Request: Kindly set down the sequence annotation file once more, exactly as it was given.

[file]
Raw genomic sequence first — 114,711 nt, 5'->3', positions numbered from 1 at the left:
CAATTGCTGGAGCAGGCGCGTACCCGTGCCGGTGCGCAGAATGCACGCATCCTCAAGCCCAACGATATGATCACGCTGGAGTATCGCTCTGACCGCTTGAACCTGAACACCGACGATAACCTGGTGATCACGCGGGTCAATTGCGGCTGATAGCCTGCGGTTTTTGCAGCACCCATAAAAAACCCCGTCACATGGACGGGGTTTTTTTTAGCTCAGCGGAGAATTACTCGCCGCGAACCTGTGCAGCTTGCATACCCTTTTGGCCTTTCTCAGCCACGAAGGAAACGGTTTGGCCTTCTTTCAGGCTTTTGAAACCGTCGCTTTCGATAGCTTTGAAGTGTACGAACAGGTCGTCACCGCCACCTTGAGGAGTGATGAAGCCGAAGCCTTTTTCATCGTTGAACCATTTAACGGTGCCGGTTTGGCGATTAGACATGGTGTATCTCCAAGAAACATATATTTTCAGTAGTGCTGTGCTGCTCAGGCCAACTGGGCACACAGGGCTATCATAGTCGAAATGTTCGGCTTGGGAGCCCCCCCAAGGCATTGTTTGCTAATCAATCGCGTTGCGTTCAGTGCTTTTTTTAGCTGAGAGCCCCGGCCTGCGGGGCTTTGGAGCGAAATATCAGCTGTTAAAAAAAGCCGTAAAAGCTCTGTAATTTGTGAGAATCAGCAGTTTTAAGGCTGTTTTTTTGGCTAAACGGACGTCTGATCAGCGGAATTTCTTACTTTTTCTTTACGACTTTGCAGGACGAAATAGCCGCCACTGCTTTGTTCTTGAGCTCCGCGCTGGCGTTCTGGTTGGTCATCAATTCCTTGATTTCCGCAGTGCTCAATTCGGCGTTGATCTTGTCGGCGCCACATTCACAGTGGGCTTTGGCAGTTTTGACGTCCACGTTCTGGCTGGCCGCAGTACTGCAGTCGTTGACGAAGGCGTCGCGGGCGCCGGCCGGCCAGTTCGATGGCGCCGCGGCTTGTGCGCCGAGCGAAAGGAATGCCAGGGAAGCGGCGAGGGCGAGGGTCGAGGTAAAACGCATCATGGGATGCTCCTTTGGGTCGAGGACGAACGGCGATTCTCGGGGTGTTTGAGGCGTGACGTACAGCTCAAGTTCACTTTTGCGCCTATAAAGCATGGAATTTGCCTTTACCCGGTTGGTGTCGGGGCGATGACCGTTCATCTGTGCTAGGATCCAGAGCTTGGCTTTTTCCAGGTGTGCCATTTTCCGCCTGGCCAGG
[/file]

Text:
Raw genomic sequence first — 114,711 nt, 5'->3', positions numbered from 1 at the left:
CAATTGCTGGAGCAGGCGCGTACCCGTGCCGGTGCGCAGAATGCACGCATCCTCAAGCCCAACGATATGATCACGCTGGAGTATCGCTCTGACCGCTTGAACCTGAACACCGACGATAACCTGGTGATCACGCGGGTCAATTGCGGCTGATAGCCTGCGGTTTTTGCAGCACCCATAAAAAACCCCGTCACATGGACGGGGTTTTTTTTAGCTCAGCGGAGAATTACTCGCCGCGAACCTGTGCAGCTTGCATACCCTTTTGGCCTTTCTCAGCCACGAAGGAAACGGTTTGGCCTTCTTTCAGGCTTTTGAAACCGTCGCTTTCGATAGCTTTGAAGTGTACGAACAGGTCGTCACCGCCACCTTGAGGAGTGATGAAGCCGAAGCCTTTTTCATCGTTGAACCATTTAACGGTGCCGGTTTGGCGATTAGACATGGTGTATCTCCAAGAAACATATATTTTCAGTAGTGCTGTGCTGCTCAGGCCAACTGGGCACACAGGGCTATCATAGTCGAAATGTTCGGCTTGGGAGCCCCCCCAAGGCATTGTTTGCTAATCAATCGCGTTGCGTTCAGTGCTTTTTTTAGCTGAGAGCCCCGGCCTGCGGGGCTTTGGAGCGAAATATCAGCTGTTAAAAAAAGCCGTAAAAGCTCTGTAATTTGTGAGAATCAGCAGTTTTAAGGCTGTTTTTTTGGCTAAACGGACGTCTGATCAGCGGAATTTCTTACTTTTTCTTTACGACTTTGCAGGACGAAATAGCCGCCACTGCTTTGTTCTTGAGCTCCGCGCTGGCGTTCTGGTTGGTCATCAATTCCTTGATTTCCGCAGTGCTCAATTCGGCGTTGATCTTGTCGGCGCCACATTCACAGTGGGCTTTGGCAGTTTTGACGTCCACGTTCTGGCTGGCCGCAGTACTGCAGTCGTTGACGAAGGCGTCGCGGGCGCCGGCCGGCCAGTTCGATGGCGCCGCGGCTTGTGCGCCGAGCGAAAGGAATGCCAGGGAAGCGGCGAGGGCGAGGGTCGAGGTAAAACGCATCATGGGATGCTCCTTTGGGTCGAGGACGAACGGCGATTCTCGGGGTGTTTGAGGCGTGACGTACAGCTCAAGTTCACTTTTGCGCCTATAAAGCATGGAATTTGCCTTTACCCGGTTGGTGTCGGGGCGATGACCGTTCATCTGTGCTAGGATCCAGAGCTTGGCTTTTTCCAGGTGTGCCATTTTCCGCCTGGCCAGG